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Decades ago I offered a young pastor a box containing a number of excellent commentaries and books on the ministry. He politely declined, saying, “I don’t have time to read. Tragic. Time has suggested since then that he probably should have taken or made time to read. Competency and Excellency demands that a person be a lifelong student of their work or profession. And this is especially true where pastors are concerned.

Cicero wrote, “There are more men ennobled by study than by nature.” Cicero was a pagan, but he knew what he was talking about here. Pastors need to be the most “ennobled” and enabled men on earth. Why? Because theirs is the most important and consequential field of labor that exists on this planet, and warrants all of the reading, study and application a man can give to it.

Thankfully, many, and I hope most, preachers aren’t as complacent about their calling as my aforementioned young friend. I’m often asked to recommend books on the ministry. First on my list is, The Reformed Pastor, by Richard Baxter, which early on helped me form right ideas about, and gave me practical guidance for, the work of pastoral ministry. The Christian Ministry, by Charles Bridges is my second-most recommended book on ministry, followed by The Minister as Shepherd by Charles Jefferson and Lectures to my Students by Charles Haddon Spurgeon.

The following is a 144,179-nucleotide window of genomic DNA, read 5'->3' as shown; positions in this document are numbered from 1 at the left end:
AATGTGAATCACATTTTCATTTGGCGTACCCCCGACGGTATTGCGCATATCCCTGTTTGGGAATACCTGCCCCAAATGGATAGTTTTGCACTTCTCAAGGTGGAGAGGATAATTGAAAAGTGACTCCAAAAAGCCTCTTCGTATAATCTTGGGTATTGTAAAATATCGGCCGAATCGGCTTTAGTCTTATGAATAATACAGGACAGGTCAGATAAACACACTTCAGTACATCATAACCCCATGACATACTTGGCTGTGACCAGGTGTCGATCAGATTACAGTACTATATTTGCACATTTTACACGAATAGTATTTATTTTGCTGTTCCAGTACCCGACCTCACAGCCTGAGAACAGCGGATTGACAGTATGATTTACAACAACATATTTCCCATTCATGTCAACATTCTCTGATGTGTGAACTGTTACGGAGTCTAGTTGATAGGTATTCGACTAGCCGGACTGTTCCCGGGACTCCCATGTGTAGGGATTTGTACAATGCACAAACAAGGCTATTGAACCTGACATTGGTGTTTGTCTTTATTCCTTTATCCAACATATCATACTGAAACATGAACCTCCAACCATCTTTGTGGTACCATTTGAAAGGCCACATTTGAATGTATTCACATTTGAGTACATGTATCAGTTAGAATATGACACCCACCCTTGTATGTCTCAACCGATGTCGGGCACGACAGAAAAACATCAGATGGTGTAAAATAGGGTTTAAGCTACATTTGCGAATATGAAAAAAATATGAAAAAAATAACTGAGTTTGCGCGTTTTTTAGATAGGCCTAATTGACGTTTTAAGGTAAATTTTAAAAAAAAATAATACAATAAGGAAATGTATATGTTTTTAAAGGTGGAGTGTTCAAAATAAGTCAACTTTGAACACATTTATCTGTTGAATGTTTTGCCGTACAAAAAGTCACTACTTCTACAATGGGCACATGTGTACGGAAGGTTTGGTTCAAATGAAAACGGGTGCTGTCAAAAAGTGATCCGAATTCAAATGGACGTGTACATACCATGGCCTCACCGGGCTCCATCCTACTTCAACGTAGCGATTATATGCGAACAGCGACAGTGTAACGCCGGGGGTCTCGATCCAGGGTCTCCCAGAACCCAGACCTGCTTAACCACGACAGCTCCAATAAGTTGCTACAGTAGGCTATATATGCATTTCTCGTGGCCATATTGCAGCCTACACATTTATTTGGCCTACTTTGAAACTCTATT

Of course the best and most indispensable Book relative to ministry is the Bible. Many preachers haven’t read and don’t read many, if any, others books because of their lack of access to them. They’d have read and would read them if they could, but instead have become wise and competent pastors by making and taking time to saturate their minds and hearts in the Word of God and its teaching relative to the work of the ministry.

Bottom line: Men called to the ministry need to (and I believe in most cases will) do all they can, while they can, with what they have available to them. to be the best pastors that it is possible for them to be. Certainly, they will “give attention to reading” (1 Tim. 4:13).


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